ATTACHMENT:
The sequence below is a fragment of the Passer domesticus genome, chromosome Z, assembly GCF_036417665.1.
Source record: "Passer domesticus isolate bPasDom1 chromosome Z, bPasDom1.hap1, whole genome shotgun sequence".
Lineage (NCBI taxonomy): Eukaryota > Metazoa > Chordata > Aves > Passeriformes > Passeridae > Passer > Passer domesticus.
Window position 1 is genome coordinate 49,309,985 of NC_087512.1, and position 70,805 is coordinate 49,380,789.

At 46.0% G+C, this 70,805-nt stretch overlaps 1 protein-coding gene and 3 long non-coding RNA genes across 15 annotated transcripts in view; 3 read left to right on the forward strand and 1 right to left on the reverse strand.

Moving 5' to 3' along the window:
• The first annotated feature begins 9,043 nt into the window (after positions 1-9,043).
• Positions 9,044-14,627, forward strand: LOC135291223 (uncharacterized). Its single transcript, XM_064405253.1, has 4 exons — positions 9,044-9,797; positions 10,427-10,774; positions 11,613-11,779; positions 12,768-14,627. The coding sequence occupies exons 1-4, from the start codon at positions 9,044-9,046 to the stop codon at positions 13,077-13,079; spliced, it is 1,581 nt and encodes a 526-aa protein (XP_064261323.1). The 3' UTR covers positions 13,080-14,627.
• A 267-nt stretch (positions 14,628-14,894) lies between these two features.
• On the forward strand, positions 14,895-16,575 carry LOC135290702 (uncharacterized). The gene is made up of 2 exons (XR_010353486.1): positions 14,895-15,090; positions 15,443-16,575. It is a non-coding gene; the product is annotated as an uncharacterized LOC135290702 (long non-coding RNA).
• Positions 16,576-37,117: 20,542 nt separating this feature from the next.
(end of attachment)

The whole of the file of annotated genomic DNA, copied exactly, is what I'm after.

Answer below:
The sequence below is a fragment of the Passer domesticus genome, chromosome Z, assembly GCF_036417665.1.
Source record: "Passer domesticus isolate bPasDom1 chromosome Z, bPasDom1.hap1, whole genome shotgun sequence".
Lineage (NCBI taxonomy): Eukaryota > Metazoa > Chordata > Aves > Passeriformes > Passeridae > Passer > Passer domesticus.
Window position 1 is genome coordinate 49,309,985 of NC_087512.1, and position 70,805 is coordinate 49,380,789.

At 46.0% G+C, this 70,805-nt stretch overlaps 1 protein-coding gene and 3 long non-coding RNA genes across 15 annotated transcripts in view; 3 read left to right on the forward strand and 1 right to left on the reverse strand.

Moving 5' to 3' along the window:
• The first annotated feature begins 9,043 nt into the window (after positions 1-9,043).
• Positions 9,044-14,627, forward strand: LOC135291223 (uncharacterized). Its single transcript, XM_064405253.1, has 4 exons — positions 9,044-9,797; positions 10,427-10,774; positions 11,613-11,779; positions 12,768-14,627. The coding sequence occupies exons 1-4, from the start codon at positions 9,044-9,046 to the stop codon at positions 13,077-13,079; spliced, it is 1,581 nt and encodes a 526-aa protein (XP_064261323.1). The 3' UTR covers positions 13,080-14,627.
• A 267-nt stretch (positions 14,628-14,894) lies between these two features.
• On the forward strand, positions 14,895-16,575 carry LOC135290702 (uncharacterized). The gene is made up of 2 exons (XR_010353486.1): positions 14,895-15,090; positions 15,443-16,575. It is a non-coding gene; the product is annotated as an uncharacterized LOC135290702 (long non-coding RNA).
• Positions 16,576-37,117: 20,542 nt separating this feature from the next.